opinion

COLUMN: We should try harder to break language barriers



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Freshman Hannah Glazier and sophomore Molly Kral talk March 20 in Franklin Hall. Alex Deryn Buy Photos

IU in general offers many opportunities to travel abroad, but these trips are not a vacation. You should take the time to immerse yourself in the language and culture and always remember you are stepping on someone’s homeland.

You may just be there for the week or for a semester, but the people will be there forever. How you portray yourself and IU on these trips may be one of the only firsthand ideas they ever get of our school and country, so make sure you do it justice.

For example, language barriers are something many people have had to deal with in their life when traveling, but it's how you deal with them and how they affect you that makes all the difference.

While I was in France for MSCH-X 478, commonly known as the Footsteps of Ernie Pyle course, this spring break, I felt nothing but guilt for not being able to speak more than a few words and phrases in French that I learned right before the trip. This was because the majority of the people we came across could speak English.

You might think that should make me feel more comfortable, yet it only made me feel discouraged and embarrassed that we don’t try harder as a nation to incorporate learning other languages into our daily lives.

If you live in the U.S., visit America or even pass through it, you will see that majority of people here speak only one language. We may take a few required classes in high school, but that’s usually the extent of it.

It has been proven that children learn languages more easily than adults. It makes you question why most high schools require a second language course but elementary schools don’t.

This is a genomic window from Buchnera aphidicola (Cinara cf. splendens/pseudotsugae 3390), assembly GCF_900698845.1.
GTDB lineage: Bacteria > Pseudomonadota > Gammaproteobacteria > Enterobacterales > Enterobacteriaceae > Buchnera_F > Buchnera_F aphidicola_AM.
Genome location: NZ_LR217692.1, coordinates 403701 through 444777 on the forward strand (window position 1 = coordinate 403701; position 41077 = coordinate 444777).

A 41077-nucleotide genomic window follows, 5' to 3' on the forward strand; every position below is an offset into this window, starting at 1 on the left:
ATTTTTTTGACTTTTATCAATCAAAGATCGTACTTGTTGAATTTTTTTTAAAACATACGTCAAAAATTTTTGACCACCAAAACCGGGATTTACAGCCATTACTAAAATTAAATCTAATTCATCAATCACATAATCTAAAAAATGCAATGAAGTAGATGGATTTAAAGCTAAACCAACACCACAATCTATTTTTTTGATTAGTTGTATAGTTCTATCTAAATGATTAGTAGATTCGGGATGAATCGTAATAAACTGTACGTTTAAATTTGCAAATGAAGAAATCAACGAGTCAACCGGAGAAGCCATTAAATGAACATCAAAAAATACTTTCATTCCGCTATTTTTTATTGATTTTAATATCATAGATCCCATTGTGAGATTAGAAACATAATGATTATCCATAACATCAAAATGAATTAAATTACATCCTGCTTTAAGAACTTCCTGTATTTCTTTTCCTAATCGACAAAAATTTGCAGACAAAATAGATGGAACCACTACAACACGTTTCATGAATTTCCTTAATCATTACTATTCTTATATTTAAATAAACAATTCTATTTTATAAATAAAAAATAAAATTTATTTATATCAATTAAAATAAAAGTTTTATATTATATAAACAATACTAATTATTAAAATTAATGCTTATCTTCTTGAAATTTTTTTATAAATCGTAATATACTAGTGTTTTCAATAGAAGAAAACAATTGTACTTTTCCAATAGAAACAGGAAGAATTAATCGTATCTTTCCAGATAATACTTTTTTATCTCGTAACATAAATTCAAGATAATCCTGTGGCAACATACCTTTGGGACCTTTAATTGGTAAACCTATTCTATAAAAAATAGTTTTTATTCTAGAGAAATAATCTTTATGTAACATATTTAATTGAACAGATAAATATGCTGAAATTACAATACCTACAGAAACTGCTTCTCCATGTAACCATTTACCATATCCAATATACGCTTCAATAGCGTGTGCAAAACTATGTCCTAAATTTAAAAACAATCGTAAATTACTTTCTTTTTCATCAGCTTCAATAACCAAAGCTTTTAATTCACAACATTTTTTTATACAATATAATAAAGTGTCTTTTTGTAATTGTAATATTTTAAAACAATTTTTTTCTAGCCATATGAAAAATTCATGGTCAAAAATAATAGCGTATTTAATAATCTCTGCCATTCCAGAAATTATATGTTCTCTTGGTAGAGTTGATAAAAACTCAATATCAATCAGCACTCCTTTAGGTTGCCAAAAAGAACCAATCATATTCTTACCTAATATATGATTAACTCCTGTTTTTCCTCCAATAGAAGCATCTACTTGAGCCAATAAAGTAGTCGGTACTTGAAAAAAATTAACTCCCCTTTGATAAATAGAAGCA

Americans have an expectation that everyone who comes to America must speak English because doing otherwise is rude and creates a language barrier that you just can’t get around. The funny thing is that we also expect everyone anywhere we go to speak English as well.

For a split second I found myself getting frustrated if I walked into a shop, and people didn’t speak English. That’s when I had to step back and remind myself that as an American, I traveled to their country and they are in no way obligated to do so.

Because of the political state we are in, it's easy for people in these countries to be leery and hesitant of Americans. We saw it happen multiple times when we would walk into restaurants, and their faces would immediately change once they realized where we were from. The thing is, not once did I ever blame them for it at all.

Luckily the group I was in was respectful the entire trip, but there were still instances where people were wary of us being American. For example, we got our fair share of glares and questions about Donald Trump.

In these instances, you have to use your politeness and cultural sensitivities to make sure they don’t just remember you as the rude Americans with a questionable president, but the group of respectable, polite students from Indiana University.

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